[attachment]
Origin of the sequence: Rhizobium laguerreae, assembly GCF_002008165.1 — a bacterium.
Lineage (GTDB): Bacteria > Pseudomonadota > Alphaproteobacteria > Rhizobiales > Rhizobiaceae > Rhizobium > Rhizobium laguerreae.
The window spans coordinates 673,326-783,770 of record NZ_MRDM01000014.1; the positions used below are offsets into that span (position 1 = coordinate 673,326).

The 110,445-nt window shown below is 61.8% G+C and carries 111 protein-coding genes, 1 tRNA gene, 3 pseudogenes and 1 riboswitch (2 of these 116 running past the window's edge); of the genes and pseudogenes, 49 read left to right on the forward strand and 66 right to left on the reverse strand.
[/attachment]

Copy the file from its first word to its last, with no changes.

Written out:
Origin of the sequence: Rhizobium laguerreae, assembly GCF_002008165.1 — a bacterium.
Lineage (GTDB): Bacteria > Pseudomonadota > Alphaproteobacteria > Rhizobiales > Rhizobiaceae > Rhizobium > Rhizobium laguerreae.
The window spans coordinates 673,326-783,770 of record NZ_MRDM01000014.1; the positions used below are offsets into that span (position 1 = coordinate 673,326).

The 110,445-nt window shown below is 61.8% G+C and carries 111 protein-coding genes, 1 tRNA gene, 3 pseudogenes and 1 riboswitch (2 of these 116 running past the window's edge); of the genes and pseudogenes, 49 read left to right on the forward strand and 66 right to left on the reverse strand.